Other than James Bond, I can’t think of a film series other than Jack Ryan that swapped out the actor playing its titular character so frequently; in fact, by the time the fifth–and probably last–one, Jack Ryan: Shadow Recruit, came out in 2014, the franchise was on its fourth big-name star. Luckily, in the early 1990s, they struck gold with Harrison Ford of Star Wars and Indiana Jones fame, who played Ryan’s role wonderfully in this film and Clear and Present Danger. Both films are exciting, of course, but despite what sites such as Rotten Tomatoes and Metacritic may say, the former is easily the best of the two.
While the first JR film,The Hunt for Red October, was focused on international intrigue (something Danger copied to lesser effect), Patriot Gameszeroes in on something even more important to the courageous CIA analyst: his wife and young daughter, which are both threatened along with him by a crazed IRA terrorist (Sean Bean) seeking revenge for his brother, killed by Ryanin the midst of a surprising assassination attempt being thwarted. This more personal narrativeworks amazingly well, and elevates what could have just been thin and forgettable to something of real emotional depth. Of course, the film is smart enough toknow that us audiences also want hefty amounts of nail-biting tension and intense thrills, and althoughit gives it to us in spades, even the slower parts in between are far from boring.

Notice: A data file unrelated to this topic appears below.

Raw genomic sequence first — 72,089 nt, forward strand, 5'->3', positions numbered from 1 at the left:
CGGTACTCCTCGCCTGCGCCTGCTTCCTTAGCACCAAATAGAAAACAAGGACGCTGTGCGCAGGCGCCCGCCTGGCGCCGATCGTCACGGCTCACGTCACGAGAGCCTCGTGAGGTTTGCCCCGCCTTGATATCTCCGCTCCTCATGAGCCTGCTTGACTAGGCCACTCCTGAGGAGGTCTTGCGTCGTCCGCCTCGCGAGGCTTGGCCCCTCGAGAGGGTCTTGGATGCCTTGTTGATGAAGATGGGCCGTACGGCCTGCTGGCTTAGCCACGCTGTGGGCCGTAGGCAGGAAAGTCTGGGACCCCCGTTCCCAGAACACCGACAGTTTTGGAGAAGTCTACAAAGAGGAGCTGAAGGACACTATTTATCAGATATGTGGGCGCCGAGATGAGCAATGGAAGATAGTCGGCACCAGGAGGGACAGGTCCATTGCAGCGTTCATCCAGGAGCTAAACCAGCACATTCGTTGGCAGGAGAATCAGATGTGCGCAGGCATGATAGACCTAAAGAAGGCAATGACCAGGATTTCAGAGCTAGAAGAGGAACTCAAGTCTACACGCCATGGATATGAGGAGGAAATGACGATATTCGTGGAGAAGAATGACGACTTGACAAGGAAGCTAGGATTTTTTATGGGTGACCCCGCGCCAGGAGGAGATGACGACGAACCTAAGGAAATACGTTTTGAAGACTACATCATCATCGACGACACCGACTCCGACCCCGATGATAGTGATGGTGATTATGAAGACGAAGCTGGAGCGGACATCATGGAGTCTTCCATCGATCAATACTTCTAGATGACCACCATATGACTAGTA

Admittedly, a climactic scene involving a boat chase/fight in the middle of a severe lightning stormis a bitover-the-top, especially considering how everything elseis effectively more or less grounded in reality (famed critic Roger Ebert and,unbelievably, the author of the original Jack Ryan books, Tom Clancy, have also noted this), but picking apart that one particular moment when the rest of this near-perfect filmis one of the best ‘90s thrillers I have ever seen would just be unfair.